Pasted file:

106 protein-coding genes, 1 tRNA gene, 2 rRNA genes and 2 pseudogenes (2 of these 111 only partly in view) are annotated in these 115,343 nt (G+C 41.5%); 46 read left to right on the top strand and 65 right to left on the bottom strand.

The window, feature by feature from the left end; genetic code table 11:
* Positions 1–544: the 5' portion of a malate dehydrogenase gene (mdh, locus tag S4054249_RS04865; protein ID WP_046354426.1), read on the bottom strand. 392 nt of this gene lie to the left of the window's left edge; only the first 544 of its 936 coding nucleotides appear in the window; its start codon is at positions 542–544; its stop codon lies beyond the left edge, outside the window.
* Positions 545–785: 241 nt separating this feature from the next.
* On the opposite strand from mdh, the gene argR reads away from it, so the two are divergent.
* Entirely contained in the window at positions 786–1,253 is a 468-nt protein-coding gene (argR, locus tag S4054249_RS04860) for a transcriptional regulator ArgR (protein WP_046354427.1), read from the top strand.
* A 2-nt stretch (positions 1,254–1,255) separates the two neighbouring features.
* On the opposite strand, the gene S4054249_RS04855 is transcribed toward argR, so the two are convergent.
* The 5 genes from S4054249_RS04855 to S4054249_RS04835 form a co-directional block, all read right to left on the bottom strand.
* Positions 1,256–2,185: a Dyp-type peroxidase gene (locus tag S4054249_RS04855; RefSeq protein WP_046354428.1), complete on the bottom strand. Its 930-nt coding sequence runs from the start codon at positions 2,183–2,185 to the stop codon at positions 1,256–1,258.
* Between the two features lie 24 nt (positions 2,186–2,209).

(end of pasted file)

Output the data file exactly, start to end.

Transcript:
106 protein-coding genes, 1 tRNA gene, 2 rRNA genes and 2 pseudogenes (2 of these 111 only partly in view) are annotated in these 115,343 nt (G+C 41.5%); 46 read left to right on the top strand and 65 right to left on the bottom strand.

The window, feature by feature from the left end; genetic code table 11:
* Positions 1–544: the 5' portion of a malate dehydrogenase gene (mdh, locus tag S4054249_RS04865; protein ID WP_046354426.1), read on the bottom strand. 392 nt of this gene lie to the left of the window's left edge; only the first 544 of its 936 coding nucleotides appear in the window; its start codon is at positions 542–544; its stop codon lies beyond the left edge, outside the window.
* Positions 545–785: 241 nt separating this feature from the next.
* On the opposite strand from mdh, the gene argR reads away from it, so the two are divergent.
* Entirely contained in the window at positions 786–1,253 is a 468-nt protein-coding gene (argR, locus tag S4054249_RS04860) for a transcriptional regulator ArgR (protein WP_046354427.1), read from the top strand.
* A 2-nt stretch (positions 1,254–1,255) separates the two neighbouring features.
* On the opposite strand, the gene S4054249_RS04855 is transcribed toward argR, so the two are convergent.
* The 5 genes from S4054249_RS04855 to S4054249_RS04835 form a co-directional block, all read right to left on the bottom strand.
* Positions 1,256–2,185: a Dyp-type peroxidase gene (locus tag S4054249_RS04855; RefSeq protein WP_046354428.1), complete on the bottom strand. Its 930-nt coding sequence runs from the start codon at positions 2,183–2,185 to the stop codon at positions 1,256–1,258.
* Between the two features lie 24 nt (positions 2,186–2,209).